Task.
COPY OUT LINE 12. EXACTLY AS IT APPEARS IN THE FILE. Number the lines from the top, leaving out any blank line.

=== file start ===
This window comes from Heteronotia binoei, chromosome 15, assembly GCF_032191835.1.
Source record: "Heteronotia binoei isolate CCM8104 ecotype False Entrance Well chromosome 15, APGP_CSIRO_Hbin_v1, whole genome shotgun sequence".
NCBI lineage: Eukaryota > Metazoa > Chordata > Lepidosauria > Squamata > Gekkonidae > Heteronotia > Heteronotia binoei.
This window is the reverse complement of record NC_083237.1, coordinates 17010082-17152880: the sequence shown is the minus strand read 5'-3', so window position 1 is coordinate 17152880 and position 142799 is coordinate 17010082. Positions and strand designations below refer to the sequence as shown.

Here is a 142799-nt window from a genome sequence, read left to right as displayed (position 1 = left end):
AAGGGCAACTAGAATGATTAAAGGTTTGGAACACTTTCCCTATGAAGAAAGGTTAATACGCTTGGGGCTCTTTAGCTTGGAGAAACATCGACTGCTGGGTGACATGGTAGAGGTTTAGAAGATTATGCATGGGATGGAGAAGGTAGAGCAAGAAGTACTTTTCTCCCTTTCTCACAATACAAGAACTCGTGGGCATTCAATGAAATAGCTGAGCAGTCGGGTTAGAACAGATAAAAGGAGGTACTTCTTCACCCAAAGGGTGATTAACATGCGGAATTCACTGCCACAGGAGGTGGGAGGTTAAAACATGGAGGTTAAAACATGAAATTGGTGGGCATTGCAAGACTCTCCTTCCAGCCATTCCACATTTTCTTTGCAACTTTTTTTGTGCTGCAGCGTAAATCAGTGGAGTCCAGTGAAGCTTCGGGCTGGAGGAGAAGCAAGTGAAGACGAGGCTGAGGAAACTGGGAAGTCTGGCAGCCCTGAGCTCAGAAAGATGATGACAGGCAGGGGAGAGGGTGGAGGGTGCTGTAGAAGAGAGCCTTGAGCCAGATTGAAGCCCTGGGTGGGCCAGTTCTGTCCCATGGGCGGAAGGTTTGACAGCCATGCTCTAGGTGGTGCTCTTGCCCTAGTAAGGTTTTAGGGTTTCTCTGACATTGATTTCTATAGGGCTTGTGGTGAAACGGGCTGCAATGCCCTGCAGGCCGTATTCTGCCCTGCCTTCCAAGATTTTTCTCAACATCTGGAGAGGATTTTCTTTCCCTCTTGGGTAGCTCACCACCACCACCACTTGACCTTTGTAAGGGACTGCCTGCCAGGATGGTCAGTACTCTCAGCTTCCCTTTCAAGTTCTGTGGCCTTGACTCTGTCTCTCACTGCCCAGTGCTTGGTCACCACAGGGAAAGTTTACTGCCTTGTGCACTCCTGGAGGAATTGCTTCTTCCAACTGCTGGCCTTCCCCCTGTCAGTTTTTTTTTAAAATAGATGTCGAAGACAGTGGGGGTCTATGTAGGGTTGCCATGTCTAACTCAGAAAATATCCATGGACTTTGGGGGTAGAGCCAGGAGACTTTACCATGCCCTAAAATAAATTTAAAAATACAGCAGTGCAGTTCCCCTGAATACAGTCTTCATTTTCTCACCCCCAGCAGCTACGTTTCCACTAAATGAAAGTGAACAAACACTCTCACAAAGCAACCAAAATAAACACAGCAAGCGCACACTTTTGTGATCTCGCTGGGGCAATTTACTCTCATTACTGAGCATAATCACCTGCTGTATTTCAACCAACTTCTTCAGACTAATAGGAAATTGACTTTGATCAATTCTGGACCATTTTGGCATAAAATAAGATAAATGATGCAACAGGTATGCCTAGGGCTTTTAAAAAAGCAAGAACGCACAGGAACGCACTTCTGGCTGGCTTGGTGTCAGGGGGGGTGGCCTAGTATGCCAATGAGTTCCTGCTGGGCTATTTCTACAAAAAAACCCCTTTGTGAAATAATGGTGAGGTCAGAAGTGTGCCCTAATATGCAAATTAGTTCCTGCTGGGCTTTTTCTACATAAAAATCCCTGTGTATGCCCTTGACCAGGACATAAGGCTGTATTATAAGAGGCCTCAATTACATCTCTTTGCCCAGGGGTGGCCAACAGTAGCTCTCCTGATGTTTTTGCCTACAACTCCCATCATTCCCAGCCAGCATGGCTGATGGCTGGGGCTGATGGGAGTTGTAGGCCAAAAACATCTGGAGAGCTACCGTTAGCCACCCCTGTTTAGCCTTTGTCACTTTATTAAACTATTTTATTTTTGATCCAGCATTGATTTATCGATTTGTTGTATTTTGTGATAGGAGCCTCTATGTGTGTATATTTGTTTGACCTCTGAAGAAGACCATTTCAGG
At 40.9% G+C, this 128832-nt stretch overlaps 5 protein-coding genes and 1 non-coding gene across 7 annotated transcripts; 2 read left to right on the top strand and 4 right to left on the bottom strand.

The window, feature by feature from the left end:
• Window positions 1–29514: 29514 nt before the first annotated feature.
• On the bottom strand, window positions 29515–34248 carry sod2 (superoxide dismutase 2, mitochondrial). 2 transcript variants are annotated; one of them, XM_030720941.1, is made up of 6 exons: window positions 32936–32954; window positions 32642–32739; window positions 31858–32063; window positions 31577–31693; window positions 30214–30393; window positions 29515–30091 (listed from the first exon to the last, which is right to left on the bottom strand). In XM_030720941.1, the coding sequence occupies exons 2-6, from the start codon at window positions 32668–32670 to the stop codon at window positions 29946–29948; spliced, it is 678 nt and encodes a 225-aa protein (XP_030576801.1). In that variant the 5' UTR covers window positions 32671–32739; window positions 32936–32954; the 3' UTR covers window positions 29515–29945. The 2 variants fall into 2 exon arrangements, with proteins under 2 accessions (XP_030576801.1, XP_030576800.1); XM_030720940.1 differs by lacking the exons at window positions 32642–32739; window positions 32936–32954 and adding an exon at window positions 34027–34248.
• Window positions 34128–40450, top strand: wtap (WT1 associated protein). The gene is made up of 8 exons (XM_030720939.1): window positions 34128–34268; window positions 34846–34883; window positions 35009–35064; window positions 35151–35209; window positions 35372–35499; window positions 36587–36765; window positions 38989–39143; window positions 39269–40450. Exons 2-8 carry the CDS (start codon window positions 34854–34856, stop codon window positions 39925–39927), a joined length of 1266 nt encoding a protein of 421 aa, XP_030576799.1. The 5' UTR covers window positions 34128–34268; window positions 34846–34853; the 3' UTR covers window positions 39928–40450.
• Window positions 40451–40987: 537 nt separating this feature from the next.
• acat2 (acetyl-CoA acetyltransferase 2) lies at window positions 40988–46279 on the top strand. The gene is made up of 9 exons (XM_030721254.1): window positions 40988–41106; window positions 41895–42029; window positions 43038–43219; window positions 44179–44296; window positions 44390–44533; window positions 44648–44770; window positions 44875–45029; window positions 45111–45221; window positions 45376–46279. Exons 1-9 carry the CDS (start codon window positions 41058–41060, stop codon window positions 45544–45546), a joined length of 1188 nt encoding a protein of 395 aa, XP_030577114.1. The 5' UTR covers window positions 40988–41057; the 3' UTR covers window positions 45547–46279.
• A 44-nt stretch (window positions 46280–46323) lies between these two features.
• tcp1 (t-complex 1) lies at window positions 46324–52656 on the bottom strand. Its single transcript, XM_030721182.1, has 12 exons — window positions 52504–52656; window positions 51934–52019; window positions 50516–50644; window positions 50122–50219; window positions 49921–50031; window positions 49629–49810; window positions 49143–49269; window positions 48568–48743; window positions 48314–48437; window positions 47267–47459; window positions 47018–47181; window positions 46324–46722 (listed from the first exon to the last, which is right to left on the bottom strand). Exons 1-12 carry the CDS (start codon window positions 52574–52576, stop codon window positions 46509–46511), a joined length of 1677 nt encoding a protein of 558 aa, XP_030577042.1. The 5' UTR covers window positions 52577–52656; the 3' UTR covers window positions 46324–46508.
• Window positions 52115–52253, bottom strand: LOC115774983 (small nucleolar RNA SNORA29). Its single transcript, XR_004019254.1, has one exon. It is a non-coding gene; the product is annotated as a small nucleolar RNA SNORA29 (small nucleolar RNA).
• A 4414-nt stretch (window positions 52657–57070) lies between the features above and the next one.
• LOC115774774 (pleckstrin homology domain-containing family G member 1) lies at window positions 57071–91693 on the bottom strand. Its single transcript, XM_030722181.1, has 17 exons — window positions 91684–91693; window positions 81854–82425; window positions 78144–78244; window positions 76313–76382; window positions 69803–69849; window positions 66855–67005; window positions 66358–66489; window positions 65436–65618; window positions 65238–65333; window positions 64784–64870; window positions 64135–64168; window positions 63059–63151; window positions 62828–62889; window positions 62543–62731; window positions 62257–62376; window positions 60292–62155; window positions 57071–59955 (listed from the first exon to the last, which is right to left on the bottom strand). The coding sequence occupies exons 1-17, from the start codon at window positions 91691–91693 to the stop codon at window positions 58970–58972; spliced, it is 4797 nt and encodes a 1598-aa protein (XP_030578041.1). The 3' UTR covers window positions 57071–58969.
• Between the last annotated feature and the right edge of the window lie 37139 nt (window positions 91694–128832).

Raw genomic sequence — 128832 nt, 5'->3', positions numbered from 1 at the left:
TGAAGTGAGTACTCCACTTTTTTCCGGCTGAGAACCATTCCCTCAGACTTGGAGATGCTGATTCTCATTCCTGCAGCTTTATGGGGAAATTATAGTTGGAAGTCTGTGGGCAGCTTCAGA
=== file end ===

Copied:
• Window positions 40451–40987: 537 nt separating this feature from the next.